Shipped Review
Overall 70

A pirate’s life is anything but carefree, as can be seen in Majorariatto’s new competitive party title Shipped. Featuring eight different captains and some perilous conditions, should you climb aboard this ship for adventure?

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Shipped Review

A pirate’s life is anything but carefree, as can be seen in Majorariatto’s new competitive party title Shipped. Featuring eight different captains and some perilous conditions, should you climb aboard this ship for adventure?

Shipped Review

Eight chibi girls take to the seas in shipped, each with their own unique style. They all want a golden cookie, which can turn into a key that opens a magic cookie chest after eight days. After choosing your lady, players must hold on to that cookie through eight rounds of ship battles, fighting their way to victory.

Evoking the style of a children’s book, Shipped hits all the right notes in its presentation. Though the seas are full of blues and greens, the soft edges and cheerful aesthetics shine through. This game wasn’t built on the largest budget, but what is here shines brightly with a personality all its own.

Gameplay comes in a number of different flavors, but the core gameplay remains the same throughout Shipped. Players will take control of a pirate ship, and can accelerate by holding down a button. Those that navigate past a crate will be able to get themselves some cannonballs, which can be used to blow up islands or opposing players.

The controls admittedly take some getting used to – it can be far harder to pilot a ship in a straight line than you’d think. The same goes with the cannonball mechanic, as players fire from the sides rather than forward. It’s not the most intuitive thing out there, and it could have been handled a bit better, but what is here is serviceable. Just be warned that this is an unforgiving title – bump against an island or the edge of the screen and it is over.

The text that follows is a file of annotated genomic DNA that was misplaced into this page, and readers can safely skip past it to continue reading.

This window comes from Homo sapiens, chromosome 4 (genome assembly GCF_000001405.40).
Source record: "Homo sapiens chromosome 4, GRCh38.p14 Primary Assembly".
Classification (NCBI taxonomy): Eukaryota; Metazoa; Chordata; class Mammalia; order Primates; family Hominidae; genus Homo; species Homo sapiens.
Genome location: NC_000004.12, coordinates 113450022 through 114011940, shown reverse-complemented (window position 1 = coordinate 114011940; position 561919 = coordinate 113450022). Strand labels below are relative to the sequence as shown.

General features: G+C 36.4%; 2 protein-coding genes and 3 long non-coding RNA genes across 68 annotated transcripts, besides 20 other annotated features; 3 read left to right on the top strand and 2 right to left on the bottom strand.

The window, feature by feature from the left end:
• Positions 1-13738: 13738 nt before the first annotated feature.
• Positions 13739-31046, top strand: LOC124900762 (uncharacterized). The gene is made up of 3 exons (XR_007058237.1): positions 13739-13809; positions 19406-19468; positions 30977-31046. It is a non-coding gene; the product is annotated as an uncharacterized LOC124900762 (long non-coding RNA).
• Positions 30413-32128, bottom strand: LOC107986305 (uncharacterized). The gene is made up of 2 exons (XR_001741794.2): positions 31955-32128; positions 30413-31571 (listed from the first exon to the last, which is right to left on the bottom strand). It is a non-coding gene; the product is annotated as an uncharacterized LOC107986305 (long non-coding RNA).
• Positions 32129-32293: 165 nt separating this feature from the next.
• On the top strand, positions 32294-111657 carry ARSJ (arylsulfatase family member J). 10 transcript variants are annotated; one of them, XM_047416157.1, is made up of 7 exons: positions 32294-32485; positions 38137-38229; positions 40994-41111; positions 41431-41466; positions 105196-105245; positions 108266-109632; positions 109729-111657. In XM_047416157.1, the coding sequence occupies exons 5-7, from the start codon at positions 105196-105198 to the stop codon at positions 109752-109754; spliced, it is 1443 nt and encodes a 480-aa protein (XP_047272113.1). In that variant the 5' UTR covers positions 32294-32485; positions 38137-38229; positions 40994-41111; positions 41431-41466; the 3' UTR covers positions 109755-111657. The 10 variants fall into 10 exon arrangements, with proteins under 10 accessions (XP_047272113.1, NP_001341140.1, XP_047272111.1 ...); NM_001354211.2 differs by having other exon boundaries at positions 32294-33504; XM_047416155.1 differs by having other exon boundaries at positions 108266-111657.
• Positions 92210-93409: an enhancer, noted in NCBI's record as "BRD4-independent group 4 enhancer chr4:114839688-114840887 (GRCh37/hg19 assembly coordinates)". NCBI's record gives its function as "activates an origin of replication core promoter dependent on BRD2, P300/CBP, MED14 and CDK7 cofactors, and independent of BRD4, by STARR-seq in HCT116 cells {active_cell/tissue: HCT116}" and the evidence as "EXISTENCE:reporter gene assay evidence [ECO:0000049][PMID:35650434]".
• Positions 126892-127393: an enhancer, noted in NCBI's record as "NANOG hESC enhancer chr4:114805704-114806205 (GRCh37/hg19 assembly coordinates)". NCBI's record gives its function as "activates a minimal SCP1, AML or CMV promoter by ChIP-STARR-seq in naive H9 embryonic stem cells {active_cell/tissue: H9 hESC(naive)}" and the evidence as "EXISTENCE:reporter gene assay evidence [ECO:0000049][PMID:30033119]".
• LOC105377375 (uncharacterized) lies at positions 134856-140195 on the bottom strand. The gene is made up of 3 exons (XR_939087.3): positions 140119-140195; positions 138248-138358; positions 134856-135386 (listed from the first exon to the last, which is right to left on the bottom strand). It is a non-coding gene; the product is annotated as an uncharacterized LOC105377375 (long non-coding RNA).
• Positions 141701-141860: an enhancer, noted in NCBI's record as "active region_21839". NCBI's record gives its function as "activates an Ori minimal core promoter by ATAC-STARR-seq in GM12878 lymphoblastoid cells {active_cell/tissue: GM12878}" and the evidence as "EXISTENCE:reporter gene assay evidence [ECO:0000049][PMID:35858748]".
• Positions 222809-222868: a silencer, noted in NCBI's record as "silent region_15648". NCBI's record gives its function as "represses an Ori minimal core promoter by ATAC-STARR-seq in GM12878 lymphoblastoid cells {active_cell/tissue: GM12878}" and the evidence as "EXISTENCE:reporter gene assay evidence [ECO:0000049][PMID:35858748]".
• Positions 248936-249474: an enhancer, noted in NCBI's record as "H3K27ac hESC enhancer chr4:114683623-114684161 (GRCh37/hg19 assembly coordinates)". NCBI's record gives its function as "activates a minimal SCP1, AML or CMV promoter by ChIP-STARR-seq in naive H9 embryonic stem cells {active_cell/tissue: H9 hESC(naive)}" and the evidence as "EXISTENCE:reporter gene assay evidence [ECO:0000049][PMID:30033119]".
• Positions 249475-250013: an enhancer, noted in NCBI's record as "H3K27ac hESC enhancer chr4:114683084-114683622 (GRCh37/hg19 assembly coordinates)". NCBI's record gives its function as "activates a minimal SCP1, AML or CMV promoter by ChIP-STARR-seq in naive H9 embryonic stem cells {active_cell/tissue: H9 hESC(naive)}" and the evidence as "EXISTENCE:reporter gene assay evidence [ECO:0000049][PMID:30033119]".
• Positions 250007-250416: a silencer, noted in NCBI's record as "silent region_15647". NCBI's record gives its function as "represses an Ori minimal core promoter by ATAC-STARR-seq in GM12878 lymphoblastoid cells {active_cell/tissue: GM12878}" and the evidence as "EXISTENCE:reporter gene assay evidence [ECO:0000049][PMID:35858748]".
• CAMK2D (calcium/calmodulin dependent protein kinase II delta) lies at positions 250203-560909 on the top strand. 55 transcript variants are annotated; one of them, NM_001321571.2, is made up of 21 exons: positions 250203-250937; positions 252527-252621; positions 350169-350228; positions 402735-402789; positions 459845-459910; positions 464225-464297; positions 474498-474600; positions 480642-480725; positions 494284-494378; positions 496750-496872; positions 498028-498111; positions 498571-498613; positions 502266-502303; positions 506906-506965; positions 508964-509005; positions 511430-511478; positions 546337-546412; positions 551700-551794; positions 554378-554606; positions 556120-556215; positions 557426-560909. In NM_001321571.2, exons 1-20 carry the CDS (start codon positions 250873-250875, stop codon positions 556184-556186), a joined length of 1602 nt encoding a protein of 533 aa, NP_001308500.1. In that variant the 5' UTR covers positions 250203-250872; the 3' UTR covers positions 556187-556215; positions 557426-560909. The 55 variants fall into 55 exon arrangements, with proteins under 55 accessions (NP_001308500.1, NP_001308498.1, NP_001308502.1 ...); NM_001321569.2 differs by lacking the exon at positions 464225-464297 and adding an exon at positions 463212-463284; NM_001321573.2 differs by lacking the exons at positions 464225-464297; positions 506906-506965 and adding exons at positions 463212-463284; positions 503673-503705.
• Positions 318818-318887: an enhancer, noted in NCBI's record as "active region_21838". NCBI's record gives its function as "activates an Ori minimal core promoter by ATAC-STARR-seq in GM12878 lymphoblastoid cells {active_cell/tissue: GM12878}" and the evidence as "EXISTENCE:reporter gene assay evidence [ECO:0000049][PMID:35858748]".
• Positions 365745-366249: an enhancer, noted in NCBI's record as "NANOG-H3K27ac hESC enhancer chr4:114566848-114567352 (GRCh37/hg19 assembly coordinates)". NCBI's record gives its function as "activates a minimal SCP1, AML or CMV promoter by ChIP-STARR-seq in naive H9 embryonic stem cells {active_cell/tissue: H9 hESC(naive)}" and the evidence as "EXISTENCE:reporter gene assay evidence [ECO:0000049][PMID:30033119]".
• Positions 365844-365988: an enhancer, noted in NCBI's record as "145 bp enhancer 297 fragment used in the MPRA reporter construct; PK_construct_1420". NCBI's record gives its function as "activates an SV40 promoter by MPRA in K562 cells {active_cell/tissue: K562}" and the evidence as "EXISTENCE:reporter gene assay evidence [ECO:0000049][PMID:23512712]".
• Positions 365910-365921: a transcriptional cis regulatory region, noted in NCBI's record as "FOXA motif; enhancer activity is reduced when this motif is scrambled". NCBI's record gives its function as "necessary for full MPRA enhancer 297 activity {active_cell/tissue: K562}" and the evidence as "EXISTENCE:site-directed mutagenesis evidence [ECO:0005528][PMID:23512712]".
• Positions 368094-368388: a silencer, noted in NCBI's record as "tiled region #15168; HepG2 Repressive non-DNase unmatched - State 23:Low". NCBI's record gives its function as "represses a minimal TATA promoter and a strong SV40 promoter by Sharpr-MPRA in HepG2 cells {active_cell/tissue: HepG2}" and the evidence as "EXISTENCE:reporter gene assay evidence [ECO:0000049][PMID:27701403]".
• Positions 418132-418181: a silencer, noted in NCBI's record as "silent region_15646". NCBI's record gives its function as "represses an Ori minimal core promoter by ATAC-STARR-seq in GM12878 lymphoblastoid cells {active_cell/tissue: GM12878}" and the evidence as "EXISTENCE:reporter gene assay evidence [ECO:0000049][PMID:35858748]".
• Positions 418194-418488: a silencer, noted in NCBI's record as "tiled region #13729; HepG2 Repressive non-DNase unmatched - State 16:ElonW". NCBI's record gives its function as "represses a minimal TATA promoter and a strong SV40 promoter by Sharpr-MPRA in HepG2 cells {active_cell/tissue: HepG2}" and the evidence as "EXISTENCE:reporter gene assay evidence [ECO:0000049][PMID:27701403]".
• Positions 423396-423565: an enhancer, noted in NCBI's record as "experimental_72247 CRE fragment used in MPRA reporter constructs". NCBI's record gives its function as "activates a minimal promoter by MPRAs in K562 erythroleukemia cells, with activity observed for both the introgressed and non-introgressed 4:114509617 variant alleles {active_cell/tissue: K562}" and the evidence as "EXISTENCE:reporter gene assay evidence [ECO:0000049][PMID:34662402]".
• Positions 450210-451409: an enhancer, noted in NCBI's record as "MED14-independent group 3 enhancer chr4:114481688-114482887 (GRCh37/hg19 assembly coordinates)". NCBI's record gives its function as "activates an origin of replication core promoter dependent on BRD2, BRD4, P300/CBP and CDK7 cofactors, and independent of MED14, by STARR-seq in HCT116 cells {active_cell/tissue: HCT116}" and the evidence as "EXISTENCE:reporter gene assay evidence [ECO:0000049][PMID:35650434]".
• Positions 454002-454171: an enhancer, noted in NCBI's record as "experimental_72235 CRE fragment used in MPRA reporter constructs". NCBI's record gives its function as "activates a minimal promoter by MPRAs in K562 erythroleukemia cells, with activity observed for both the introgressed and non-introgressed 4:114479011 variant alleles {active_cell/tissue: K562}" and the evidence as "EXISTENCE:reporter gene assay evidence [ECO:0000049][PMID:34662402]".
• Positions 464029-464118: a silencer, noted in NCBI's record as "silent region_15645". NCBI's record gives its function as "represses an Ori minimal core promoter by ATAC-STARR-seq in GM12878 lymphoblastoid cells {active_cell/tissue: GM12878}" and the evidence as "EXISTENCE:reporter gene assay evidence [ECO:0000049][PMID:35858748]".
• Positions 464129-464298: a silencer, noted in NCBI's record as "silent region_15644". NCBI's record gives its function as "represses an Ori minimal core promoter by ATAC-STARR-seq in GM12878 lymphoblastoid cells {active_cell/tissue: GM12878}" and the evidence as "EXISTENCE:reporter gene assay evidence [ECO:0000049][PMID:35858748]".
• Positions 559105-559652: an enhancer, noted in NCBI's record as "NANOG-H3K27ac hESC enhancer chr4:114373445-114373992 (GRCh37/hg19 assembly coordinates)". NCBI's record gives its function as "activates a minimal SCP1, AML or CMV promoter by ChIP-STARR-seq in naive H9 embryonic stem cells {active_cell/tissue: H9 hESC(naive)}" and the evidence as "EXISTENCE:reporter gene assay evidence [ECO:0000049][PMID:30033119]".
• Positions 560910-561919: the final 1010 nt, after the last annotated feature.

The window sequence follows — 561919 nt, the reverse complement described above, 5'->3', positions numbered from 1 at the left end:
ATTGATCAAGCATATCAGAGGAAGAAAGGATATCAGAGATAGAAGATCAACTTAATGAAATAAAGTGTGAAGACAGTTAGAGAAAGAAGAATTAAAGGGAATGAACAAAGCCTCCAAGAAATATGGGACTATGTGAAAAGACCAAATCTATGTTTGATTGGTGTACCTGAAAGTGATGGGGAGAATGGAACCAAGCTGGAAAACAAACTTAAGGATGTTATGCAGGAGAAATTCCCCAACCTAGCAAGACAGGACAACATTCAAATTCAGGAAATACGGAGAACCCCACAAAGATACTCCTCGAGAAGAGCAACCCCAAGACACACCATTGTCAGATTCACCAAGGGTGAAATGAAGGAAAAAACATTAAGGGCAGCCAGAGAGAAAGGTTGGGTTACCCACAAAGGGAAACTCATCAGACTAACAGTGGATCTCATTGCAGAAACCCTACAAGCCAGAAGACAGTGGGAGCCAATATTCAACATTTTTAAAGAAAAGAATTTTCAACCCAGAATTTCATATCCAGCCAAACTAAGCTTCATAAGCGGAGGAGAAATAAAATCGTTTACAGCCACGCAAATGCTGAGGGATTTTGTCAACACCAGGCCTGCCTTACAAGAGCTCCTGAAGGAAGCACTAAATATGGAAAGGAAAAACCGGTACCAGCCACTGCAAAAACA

Shipped Steam - Gamers Heroes

Players will be able to choose between “Cruise, “Race,” “Chase,” “Yincana,” “Sumo,” or a mix of these modes in a battle to get the most amount of points. Cruise is the most straightforward, featuring a gradually scrolling screen. Race kicks the speed up a bit and has players trying to navigate a quickly scrolling screen. Chase has players controlling this screen scrolling, and forces players to be on the offense just as much as defense. The oddly title Yincana has players hitting four stars, while Sumo zooms things into a very tight playfield.

Got all that? It might sound like there is a lot to keep track of in Shipped, but there is a pretty straightforward goal throughout: survive longer than your opponent. Some of the aforementioned modes are better than others – Yincana is a dud – but it still manages to spice things up enough to keep players on their toes. Just be warned that the stage types aren’t too different from one another – if you’ve seen one, you’ve seen them all.

Outside of these custom options, players can also dive into an Arcade mode and can unlock pictures in the Gallery. There is a small amount of achievements, but this is not exactly a 100 hour epic. Though there is support for bots and up to eight players, no online play is available.

Shipped’s slippery controls take some getting used to, but those that can stomach its unorthodox approach to play will find a party title that is perfect for short bursts.

This review of Shipped was done on the PC. The game was purchased digitally.
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